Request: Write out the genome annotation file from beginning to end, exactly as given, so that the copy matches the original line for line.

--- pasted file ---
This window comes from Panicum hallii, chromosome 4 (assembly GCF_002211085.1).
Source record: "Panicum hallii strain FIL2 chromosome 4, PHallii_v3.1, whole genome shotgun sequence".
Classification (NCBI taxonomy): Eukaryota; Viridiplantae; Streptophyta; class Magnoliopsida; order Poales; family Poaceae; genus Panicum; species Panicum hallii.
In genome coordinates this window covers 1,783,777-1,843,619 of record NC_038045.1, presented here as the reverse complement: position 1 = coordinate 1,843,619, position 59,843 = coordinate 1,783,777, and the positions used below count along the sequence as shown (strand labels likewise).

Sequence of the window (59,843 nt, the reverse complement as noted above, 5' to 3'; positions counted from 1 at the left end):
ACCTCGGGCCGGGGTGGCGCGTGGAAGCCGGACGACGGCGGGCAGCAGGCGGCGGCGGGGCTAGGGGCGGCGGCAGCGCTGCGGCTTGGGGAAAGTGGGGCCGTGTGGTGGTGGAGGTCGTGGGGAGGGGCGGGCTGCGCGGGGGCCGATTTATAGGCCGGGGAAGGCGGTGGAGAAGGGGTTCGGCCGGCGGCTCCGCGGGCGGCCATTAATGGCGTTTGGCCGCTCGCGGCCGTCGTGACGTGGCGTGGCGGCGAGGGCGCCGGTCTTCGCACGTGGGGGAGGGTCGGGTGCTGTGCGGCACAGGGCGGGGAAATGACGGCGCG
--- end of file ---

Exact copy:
This window comes from Panicum hallii, chromosome 4 (assembly GCF_002211085.1).
Source record: "Panicum hallii strain FIL2 chromosome 4, PHallii_v3.1, whole genome shotgun sequence".
Classification (NCBI taxonomy): Eukaryota; Viridiplantae; Streptophyta; class Magnoliopsida; order Poales; family Poaceae; genus Panicum; species Panicum hallii.
In genome coordinates this window covers 1,783,777-1,843,619 of record NC_038045.1, presented here as the reverse complement: position 1 = coordinate 1,843,619, position 59,843 = coordinate 1,783,777, and the positions used below count along the sequence as shown (strand labels likewise).

Sequence of the window (59,843 nt, the reverse complement as noted above, 5' to 3'; positions counted from 1 at the left end):
ACCTCGGGCCGGGGTGGCGCGTGGAAGCCGGACGACGGCGGGCAGCAGGCGGCGGCGGGGCTAGGGGCGGCGGCAGCGCTGCGGCTTGGGGAAAGTGGGGCCGTGTGGTGGTGGAGGTCGTGGGGAGGGGCGGGCTGCGCGGGGGCCGATTTATAGGCCGGGGAAGGCGGTGGAGAAGGGGTTCGGCCGGCGGCTCCGCGGGCGGCCATTAATGGCGTTTGGCCGCTCGCGGCCGTCGTGACGTGGCGTGGCGGCGAGGGCGCCGGTCTTCGCACGTGGGGGAGGGTCGGGTGCTGTGCGGCACAGGGCGGGGAAATGACGGCGCG